Not knowing your data, its a little hard to see what you want to achieve, but it is possible what you are looking for. It will not be the reference line, but you can get this by drawing a line.
Once you have the scatter plot, create a calculated field with what you are looking for and drag that to your row shelf and make it a line type.
Ex. For example, I used % of sales and % of order quantity on column and row shelf. Created another calc field = 1/calc2.
Hope this helps..
draw line-kk.twbx 1.4 MB
Thank you very much for your quick reply.
I tried the way you showed me, but there is one issue that a line is not accurate when the graph shows only few plots.
(Please refer attachments.)
Is there any solution to draw accurate line even when only few plots are shown in graph?
Can you elaborate on what you mean by "not accurate". Attach your workbook even with some sample data and also what are you looking for a desired output.
Thank you for your reply.
I would like to draw "y=1/x" line in literally.
However, in below case, reference line is angular because number of the plot shown on graph are only 4 plots,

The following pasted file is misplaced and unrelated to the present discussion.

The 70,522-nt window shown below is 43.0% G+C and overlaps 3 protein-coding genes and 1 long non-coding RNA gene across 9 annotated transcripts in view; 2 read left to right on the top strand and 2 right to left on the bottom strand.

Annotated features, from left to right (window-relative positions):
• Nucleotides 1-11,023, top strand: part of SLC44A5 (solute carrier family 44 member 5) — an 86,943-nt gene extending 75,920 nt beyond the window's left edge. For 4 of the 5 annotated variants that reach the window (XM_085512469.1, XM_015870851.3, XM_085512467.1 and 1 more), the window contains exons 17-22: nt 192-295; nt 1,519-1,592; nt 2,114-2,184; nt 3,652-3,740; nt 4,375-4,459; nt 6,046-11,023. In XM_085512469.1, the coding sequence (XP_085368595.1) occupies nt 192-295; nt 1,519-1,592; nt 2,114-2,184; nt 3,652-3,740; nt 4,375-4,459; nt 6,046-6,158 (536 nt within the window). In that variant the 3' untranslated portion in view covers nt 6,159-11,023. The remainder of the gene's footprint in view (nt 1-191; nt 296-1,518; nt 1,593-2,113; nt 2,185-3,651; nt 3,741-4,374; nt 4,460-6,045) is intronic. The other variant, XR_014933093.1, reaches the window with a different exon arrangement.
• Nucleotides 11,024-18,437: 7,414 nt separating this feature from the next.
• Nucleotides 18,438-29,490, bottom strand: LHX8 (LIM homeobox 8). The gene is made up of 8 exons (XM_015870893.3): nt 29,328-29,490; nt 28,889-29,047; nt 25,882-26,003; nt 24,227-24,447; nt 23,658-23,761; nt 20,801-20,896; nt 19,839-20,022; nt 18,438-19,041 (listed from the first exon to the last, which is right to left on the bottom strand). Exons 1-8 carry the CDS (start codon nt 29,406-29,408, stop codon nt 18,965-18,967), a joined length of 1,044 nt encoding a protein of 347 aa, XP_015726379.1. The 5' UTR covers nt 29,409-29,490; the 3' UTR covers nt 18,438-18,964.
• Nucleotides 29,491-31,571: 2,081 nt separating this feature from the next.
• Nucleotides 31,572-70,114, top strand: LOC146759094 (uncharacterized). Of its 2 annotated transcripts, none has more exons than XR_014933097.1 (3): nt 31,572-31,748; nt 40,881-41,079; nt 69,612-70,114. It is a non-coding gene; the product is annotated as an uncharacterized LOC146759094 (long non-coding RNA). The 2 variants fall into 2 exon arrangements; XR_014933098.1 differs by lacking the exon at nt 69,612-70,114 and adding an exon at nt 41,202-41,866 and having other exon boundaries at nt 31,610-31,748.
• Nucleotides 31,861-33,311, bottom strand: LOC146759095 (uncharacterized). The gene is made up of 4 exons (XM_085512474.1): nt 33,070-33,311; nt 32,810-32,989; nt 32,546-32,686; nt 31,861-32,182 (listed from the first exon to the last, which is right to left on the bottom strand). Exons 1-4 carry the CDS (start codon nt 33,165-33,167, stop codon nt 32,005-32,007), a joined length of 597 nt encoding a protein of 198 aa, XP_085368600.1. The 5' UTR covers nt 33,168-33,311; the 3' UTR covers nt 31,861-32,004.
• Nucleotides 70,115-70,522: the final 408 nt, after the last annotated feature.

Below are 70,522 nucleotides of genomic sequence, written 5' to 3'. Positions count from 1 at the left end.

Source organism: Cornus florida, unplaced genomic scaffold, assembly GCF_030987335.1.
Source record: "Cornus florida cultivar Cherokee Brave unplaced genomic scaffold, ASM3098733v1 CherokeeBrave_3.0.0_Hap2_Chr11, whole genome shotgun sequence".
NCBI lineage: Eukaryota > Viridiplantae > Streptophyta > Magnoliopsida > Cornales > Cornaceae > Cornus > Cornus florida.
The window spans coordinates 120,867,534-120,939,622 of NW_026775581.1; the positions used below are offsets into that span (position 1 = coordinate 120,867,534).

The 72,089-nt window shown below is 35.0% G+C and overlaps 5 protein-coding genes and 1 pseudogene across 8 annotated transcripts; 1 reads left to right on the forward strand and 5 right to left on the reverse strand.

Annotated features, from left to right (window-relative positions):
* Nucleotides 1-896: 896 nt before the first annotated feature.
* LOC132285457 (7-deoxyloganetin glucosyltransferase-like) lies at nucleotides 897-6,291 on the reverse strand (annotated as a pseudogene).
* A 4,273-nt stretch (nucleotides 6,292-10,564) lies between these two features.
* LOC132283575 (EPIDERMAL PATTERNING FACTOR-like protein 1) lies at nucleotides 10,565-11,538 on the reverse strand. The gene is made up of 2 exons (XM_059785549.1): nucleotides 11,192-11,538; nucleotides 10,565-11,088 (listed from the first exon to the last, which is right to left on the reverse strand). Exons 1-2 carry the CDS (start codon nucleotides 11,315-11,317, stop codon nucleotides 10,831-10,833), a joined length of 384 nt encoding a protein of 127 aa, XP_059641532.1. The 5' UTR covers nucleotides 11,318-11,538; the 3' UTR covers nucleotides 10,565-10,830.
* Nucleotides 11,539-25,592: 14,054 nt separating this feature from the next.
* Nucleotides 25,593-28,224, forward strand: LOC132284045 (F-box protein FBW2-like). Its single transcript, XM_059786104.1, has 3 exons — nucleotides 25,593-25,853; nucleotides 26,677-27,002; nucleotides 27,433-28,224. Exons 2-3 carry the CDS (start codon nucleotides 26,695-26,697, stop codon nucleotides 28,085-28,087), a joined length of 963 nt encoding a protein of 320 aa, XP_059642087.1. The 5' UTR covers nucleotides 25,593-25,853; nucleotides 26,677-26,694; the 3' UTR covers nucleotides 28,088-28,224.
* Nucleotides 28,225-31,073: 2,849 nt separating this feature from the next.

even though "y=1/x" line should be rounded ideally, not angular.
(It means the number of plots is not enough to draw "y=1/x" line.)
And a sample case of using "y=1/x" line is as below.
Sales = Qty * Price
x axis->Growth of Qty from last year
y axis->Growth of Price from last year
In above case, reference line will be a border between "positive growth of sales" and "negative growth of sales".
(Sales growth = Growth of Qty * Growth of Price)
If possible, please teach me how to draw "y=1/x" line in literally.
Due to the limited data, we are seeing angular lines and not curved (if thats what you mean literally). Don't know if there is an any easy way to do this in Tableau other than data densification and create additional points to look like a curved line.
Is there any reason you want it curved, in my opinion, as curved lines does not provide any additional value and sometime it misrepresents the data when compared to the straight lines expect they look smooth.
Check these posts;
In Tableau, curved lines are used for trend lines and one way you can use is to plot those marks and create trend line with Logarithmic or Exponential Model type. Hope this helps.
Thanks to your information, I understood curved line sometimes causes misunderstanding.
For this time, however, I would like to draw "y=1/x" line just as reference to enhance user's understanding.
If you have any other idea, please share with me.
Adding new plots for drawing trend line is a little difficult because the graph format is broken when I add new plots.
Anyway, thank you very much for answering my question.